What matters in education? What makes a big difference to your students? I’m sure that many things spring to mind: good content knowledge, well-prepared lessons, good learning environment, and so on. But what if the things that made a big difference are individual sentences you speak in front of your class? It’s quite an horrific prospect: bad phrasing might have a big impact on your class. But it’s something that does seem to be true.
This Is Hard
One example comes from Georgia Tech’s successful summer camps in the USA, where it was found that girls were leaving the camps with a greater sense that computing was hard, even after they had been programming successfully during the camp. The reason lay in the phrasing of some of the (female) instructors:
that was happening in workshops where female leaders were saying, “Yeah, this is hard…but it’s really fun!” while male leaders only emphasized how fun it was! Just that slight emphasis on “Yeah, it’s hard” interplayed with issues of self-efficacy and fixed mindset, and girls became more discouraged.
Very troubling: “that slight emphasis” had enough of a difference that it showed up in the workshop questionnaires afterwards! The solution to fixing these problems is to establish a process of iterative observation and feedback. At the summer schools, they were able to do this even on a week-by-week basis. I suspect that the right culture is often not present in schools to use this kind of observation: but it seems that it can happen.
Wow, You’re Clever!
Another example is now quite well known, from the debate about fixed vs malleable intelligence (which almost surfaced last night in the CAS roundup) — this concerns what is praised after a good result:
We praised the children in one group for their intelligence, telling them, “Wow, that’s a really good score. You must be smart at this.” We praised the children in the other group for their effort: “Wow, that’s a really good score. You must have worked really hard.” That’s all we did, but the results were dramatic.
Again, a change — at first, seemingly small — in focus produced a dramatic change in results. Long story short: praising work (and encouraging a growth mindset: that practice improves ability) had a much better outcome than praising intelligence (and encouraging a fixed mindset: that ability is innate). Mark Guzdial has written a longer and better treatise on the implications of this.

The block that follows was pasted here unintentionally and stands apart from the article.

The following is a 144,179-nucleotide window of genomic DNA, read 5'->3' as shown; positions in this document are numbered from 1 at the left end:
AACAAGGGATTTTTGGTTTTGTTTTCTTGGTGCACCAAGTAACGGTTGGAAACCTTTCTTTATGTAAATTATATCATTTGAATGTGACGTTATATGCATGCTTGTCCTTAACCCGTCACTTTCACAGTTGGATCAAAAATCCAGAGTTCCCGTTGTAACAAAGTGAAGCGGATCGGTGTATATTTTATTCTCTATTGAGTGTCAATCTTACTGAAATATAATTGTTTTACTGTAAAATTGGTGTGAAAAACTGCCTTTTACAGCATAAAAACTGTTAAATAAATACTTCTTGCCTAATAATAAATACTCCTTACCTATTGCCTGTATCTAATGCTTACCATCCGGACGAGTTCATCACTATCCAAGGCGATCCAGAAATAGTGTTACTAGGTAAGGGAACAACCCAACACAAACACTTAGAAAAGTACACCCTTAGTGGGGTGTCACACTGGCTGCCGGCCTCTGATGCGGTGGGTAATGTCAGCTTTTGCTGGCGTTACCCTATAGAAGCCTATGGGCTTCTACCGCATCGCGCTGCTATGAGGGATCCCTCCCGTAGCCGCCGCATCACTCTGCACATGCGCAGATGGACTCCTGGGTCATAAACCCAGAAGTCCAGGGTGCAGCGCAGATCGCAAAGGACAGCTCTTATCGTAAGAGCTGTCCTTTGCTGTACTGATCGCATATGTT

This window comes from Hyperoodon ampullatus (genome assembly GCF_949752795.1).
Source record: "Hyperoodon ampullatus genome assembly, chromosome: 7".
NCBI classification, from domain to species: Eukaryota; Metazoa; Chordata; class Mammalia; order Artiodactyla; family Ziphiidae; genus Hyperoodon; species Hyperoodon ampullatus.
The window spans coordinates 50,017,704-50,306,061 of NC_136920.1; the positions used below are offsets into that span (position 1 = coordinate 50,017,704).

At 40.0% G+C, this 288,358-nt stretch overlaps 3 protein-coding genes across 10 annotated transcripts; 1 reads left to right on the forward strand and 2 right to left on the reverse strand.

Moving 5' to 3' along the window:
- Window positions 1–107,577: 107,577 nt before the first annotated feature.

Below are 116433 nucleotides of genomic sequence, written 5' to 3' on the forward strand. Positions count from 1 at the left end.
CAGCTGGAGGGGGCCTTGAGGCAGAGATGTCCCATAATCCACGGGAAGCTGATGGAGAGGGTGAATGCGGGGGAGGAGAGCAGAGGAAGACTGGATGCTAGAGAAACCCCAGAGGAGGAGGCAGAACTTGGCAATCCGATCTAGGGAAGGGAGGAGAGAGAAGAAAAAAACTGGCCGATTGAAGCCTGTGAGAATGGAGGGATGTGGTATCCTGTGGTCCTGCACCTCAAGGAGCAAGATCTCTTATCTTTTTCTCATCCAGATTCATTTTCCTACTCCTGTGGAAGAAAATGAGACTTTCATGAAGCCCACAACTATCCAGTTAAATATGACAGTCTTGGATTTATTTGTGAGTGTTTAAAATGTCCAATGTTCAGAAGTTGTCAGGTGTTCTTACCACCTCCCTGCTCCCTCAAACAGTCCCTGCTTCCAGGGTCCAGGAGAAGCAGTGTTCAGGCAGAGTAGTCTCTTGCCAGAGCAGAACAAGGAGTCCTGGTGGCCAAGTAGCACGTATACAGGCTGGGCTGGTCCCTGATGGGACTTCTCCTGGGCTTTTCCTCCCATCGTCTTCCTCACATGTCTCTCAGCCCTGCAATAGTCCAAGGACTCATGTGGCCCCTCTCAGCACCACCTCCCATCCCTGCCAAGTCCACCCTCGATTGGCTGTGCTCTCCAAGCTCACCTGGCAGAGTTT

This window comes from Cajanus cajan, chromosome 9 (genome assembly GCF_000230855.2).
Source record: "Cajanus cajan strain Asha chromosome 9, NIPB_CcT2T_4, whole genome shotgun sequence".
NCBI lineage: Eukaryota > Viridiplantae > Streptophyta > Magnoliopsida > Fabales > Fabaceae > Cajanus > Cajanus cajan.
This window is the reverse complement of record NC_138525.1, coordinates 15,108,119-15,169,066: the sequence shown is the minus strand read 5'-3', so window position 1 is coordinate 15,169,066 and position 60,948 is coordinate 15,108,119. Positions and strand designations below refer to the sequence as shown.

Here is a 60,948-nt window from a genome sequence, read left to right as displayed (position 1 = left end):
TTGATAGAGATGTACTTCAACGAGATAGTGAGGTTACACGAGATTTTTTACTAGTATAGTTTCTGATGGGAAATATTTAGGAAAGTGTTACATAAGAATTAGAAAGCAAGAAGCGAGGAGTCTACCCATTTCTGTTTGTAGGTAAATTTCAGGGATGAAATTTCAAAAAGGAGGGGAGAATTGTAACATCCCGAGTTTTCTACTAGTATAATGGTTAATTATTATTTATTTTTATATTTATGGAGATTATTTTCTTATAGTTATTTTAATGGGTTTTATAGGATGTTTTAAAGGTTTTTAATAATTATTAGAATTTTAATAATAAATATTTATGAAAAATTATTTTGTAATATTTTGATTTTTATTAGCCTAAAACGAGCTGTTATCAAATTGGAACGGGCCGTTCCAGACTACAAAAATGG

Boy or Girl?
In that same article, Guzdial relates some data from Joshua Aronson about a US high-school calculus test:
If you ask [gender] before [the calculus test], women do much worse than men, as past results have typically shown. If you ask [gender] after [the calculus test], the women do better than the men, but the men also do much worse than before! Reminding men of their gender, and the stereotype, improves their performance. Don’t remind them, and they do worse. Which leaves us in a tough position: When should you ask gender?
So again, a small thing (reminding pupils of their gender) produced big differences. The implication is that a mention of gender in classrooms could have negative impact on the girls in the room (but positive impact on the boys!) — and the same seems to be true of race, too. Favouring equality of effect, the short-term implication is quite clear: do not make mention of gender or race!
Watch What You Say…?
Seeing these results together suggests that is actually quite important exactly what we say. And at first, I think this is quite worrying for teachers: not only do you need to get all the big things right, but you also need to think about each sentence you say to your class! But maybe it’s not what we say, per se, so much as the attitudes that we project. And it seems that, at least for these particular issues, the problems be avoided by conveying the attitude of growth mindset.